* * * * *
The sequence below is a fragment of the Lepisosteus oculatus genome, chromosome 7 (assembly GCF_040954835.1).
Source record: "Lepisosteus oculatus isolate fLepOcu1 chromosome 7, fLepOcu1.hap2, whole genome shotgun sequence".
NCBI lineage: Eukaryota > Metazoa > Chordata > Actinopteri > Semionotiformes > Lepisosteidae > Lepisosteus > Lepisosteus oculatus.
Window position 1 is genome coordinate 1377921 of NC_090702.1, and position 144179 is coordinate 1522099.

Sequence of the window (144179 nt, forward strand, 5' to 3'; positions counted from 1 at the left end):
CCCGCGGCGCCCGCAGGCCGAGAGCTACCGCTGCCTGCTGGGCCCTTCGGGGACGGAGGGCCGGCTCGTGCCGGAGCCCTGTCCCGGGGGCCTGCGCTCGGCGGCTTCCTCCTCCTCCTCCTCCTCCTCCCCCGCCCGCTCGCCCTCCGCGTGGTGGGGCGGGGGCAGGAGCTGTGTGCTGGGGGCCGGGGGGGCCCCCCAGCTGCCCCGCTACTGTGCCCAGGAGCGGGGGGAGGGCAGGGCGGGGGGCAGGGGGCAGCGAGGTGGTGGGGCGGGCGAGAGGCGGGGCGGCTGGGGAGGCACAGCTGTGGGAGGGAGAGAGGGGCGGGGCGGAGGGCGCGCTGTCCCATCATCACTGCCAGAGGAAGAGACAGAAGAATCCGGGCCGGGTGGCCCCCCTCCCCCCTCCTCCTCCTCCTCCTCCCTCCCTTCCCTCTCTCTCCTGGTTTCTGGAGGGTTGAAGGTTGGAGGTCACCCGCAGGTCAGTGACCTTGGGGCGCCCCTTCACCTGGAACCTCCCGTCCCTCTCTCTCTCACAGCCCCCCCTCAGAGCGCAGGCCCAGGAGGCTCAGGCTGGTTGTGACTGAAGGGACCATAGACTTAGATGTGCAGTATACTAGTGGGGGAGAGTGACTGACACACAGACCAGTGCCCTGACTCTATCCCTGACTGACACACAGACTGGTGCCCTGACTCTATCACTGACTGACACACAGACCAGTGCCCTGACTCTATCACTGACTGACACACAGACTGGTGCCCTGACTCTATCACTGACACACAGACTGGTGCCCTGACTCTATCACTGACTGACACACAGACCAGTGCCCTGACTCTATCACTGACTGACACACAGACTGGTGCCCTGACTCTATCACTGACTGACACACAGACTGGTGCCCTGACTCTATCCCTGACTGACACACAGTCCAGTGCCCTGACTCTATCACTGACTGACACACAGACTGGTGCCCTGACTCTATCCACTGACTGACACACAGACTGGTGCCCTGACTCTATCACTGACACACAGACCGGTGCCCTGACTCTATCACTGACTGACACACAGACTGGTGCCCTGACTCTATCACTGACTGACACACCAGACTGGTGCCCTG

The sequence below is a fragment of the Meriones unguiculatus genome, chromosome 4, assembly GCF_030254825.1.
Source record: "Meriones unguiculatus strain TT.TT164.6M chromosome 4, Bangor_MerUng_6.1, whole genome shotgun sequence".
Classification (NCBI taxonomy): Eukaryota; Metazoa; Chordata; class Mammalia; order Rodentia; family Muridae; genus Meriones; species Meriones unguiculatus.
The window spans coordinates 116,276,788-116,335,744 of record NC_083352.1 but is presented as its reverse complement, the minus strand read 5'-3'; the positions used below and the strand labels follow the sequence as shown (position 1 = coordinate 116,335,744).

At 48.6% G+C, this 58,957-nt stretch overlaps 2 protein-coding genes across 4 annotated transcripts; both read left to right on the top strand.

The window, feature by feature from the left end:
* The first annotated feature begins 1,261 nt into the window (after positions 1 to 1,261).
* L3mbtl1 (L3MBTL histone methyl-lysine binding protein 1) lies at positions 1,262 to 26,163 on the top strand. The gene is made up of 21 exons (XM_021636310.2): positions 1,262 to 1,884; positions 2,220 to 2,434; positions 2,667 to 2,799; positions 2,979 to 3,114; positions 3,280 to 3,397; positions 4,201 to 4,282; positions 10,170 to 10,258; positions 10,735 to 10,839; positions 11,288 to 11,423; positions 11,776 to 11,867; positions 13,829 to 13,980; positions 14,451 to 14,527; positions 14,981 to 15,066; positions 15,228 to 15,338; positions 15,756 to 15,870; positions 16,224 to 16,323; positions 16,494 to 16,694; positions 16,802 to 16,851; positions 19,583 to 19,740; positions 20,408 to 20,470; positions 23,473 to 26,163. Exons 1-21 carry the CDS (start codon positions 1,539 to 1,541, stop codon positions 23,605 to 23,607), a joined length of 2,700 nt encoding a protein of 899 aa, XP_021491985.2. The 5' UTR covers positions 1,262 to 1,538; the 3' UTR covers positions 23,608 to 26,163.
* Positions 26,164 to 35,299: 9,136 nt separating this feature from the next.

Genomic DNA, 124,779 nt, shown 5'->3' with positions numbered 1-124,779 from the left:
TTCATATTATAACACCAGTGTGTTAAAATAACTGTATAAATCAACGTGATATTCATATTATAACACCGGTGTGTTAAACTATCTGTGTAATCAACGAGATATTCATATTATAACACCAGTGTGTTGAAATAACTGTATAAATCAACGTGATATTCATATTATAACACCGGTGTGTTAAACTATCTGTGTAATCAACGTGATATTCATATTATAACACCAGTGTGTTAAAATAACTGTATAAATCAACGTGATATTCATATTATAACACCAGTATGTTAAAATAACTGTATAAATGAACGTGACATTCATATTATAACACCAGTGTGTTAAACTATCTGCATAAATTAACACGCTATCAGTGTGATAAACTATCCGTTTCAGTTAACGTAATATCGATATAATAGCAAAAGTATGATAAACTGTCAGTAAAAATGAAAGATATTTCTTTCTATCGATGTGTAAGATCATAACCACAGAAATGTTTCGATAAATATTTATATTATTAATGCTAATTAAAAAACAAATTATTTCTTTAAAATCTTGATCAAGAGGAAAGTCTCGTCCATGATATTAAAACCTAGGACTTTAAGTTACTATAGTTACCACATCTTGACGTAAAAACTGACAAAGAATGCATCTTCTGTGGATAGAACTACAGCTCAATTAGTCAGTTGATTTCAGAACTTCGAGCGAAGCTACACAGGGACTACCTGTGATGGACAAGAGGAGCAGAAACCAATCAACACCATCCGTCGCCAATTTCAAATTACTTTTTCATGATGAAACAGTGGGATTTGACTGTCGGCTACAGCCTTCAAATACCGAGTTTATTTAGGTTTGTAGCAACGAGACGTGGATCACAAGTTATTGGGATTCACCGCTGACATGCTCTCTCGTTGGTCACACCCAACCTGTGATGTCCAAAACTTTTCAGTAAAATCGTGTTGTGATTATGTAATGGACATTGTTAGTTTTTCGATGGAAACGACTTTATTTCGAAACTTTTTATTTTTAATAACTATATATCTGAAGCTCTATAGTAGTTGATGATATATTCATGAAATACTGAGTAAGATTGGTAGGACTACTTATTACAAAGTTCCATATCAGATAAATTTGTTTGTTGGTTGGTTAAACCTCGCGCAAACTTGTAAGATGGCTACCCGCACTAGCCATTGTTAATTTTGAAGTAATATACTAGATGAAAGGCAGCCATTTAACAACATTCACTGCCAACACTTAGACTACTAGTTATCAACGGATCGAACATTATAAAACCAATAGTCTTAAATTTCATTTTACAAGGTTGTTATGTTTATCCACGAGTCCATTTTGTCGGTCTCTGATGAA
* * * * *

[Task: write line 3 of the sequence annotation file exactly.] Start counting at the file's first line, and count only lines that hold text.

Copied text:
NCBI lineage: Eukaryota > Metazoa > Chordata > Actinopteri > Semionotiformes > Lepisosteidae > Lepisosteus > Lepisosteus oculatus.